Friday, December 26, 2014

Krampus is NOT the "Son of Hel"

While I am suddenly indeed seeing this claim that Krampus is the son of Hel, there is no evidence of it in southern Germanic or Alpine lore. Neither Hel nor Loki were known to our folk, and, while I think it is acceptable and sometimes necessary to utilize Scandinavian lore, personal gnosis, or comparative myths to fill in gaps in the lore of the south, the concept of Krampus being the son of Hel omits Berchta and our own lore from the region, including remnants of a horned god. 

This horned god has associations in our own oral lore with some tales from other regions in (and astride) the Alps and in the Deitscherei with the god Holler or the Eternal Hunter, from whom Krampus was perhaps derived. Some may also be led to place Krampus' roots in Wudan, Dunner, an elf-type of entity, or an animal spirit, and a good case can be made for each of them.

My opinion would differ if Krampus were known at all in the north, but he was not. Thus, it smacks of cultural appropriation to remove Krampus completely from the context of the southern lore in order to place him haphazardly in the lore of the far north and to artificially reconstruct his family line to match the north's lore. Links can be drawn, lessons can be learned, and dots can be connected, but the declaration that he is the "son of Hel" completely dismisses the history of the south.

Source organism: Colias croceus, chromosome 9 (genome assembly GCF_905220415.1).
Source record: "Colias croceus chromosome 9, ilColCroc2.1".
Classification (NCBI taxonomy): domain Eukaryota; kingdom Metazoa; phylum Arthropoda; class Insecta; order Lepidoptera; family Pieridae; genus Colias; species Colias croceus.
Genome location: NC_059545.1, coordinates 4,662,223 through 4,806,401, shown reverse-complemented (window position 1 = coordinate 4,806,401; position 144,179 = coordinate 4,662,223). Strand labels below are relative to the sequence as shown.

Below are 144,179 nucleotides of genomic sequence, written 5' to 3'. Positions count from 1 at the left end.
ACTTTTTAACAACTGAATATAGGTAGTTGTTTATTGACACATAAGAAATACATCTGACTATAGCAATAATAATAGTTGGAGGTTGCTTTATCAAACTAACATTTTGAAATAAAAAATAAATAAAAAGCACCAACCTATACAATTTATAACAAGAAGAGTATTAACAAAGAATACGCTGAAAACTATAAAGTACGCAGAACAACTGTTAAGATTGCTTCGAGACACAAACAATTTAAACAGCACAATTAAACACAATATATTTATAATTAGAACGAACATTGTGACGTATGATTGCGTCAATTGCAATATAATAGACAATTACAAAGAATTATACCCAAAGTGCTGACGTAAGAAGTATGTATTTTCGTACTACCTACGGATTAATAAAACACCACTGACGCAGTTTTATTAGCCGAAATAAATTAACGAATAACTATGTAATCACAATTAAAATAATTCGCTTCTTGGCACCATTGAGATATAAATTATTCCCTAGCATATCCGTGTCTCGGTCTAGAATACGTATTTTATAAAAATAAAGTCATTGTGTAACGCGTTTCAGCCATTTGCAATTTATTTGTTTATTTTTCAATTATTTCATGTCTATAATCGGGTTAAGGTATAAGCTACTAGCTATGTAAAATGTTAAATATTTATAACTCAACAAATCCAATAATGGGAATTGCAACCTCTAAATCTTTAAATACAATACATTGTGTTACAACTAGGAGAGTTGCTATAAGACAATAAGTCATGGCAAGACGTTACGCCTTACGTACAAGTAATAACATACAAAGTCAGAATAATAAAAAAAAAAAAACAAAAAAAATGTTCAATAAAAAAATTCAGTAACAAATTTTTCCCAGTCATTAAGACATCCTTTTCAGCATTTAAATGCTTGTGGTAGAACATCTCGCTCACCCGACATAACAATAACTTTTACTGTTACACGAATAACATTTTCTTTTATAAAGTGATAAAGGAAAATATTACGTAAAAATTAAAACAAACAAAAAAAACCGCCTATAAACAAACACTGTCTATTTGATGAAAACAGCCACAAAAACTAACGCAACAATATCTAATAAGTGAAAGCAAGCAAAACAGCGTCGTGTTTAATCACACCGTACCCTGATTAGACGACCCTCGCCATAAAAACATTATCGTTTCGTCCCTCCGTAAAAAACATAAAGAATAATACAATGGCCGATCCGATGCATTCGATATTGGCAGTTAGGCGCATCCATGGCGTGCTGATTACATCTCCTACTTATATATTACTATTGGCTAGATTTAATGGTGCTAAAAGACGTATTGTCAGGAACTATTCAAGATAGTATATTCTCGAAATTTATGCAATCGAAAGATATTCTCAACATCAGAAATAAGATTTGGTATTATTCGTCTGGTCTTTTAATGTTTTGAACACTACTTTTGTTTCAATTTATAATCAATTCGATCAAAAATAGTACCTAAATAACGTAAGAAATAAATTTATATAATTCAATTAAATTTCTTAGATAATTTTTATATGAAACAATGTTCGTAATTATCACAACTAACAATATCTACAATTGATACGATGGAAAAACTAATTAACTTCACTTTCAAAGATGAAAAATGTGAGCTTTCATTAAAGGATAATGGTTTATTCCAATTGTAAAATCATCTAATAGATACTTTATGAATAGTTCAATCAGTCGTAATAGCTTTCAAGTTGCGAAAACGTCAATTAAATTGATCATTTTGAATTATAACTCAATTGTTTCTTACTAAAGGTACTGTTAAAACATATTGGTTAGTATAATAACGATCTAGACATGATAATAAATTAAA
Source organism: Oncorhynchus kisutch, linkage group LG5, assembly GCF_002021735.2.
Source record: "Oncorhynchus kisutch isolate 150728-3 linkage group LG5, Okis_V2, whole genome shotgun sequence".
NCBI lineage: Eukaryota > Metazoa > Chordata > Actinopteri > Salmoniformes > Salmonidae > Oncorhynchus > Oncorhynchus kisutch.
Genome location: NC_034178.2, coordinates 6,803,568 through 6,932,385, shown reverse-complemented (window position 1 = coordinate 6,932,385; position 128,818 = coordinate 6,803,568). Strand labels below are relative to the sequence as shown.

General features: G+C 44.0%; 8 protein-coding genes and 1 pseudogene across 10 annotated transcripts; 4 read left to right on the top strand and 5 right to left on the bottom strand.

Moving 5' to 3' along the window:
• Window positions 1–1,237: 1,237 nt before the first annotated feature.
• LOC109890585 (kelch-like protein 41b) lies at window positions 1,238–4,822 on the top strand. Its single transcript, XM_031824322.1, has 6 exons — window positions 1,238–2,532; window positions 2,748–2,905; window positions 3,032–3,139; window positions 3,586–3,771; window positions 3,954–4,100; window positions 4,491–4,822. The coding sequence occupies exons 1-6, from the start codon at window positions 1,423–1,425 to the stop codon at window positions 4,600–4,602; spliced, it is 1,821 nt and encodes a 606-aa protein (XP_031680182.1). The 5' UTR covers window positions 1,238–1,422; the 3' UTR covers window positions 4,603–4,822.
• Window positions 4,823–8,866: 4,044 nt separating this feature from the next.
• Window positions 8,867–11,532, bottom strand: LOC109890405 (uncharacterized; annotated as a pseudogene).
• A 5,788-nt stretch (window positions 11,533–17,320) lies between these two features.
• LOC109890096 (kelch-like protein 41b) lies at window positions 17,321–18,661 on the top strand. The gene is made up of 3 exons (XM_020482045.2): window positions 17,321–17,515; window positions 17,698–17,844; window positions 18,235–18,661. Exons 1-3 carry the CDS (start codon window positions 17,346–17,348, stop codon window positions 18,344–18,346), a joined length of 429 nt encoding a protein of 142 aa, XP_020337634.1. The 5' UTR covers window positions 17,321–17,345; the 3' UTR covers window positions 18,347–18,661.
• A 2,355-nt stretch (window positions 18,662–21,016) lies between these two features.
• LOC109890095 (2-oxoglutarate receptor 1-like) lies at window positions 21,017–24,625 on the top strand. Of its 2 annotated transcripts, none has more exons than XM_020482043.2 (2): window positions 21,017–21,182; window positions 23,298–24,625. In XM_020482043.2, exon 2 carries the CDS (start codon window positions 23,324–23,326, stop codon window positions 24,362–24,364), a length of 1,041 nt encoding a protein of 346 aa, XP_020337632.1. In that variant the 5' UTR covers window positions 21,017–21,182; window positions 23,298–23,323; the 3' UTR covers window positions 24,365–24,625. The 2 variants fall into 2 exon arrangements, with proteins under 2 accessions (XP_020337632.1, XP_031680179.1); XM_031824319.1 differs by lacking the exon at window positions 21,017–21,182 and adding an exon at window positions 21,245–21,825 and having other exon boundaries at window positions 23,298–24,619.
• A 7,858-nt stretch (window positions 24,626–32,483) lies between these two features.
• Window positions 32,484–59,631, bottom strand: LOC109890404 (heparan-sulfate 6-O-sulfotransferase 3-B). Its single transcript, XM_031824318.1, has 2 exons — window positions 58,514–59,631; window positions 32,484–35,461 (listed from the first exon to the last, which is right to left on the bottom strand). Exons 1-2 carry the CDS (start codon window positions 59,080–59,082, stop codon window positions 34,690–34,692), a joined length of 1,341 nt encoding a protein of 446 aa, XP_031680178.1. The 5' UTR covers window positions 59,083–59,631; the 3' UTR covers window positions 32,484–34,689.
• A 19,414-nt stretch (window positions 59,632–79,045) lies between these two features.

Check out Grimm's "Teutonic Mythology," pp. 514-516. The same post-conversion denigration for Holle and Berchta also impacted house wights, deity companions, etc., and turned them from being understood as beneficent (or even benevolent) to being malevolent. Krampus is likely a product of that same degenerative process While ascribing him to be the "son of Hel" makes for an interesting story, the true story of how our deities came to be the models of the stereotypical depictions of witches and demons is, in my opinion, far more interesting and necessary for us to control. 

Since it was the south that encountered conversion efforts first, it is natural that it would be the deities known in the south who would suffer such profanities against their reputations first. Add to it the fact that goddesses were of such prominence in those regions, one can imagine the vitriol with with the patriarchal church might treat those goddesses.

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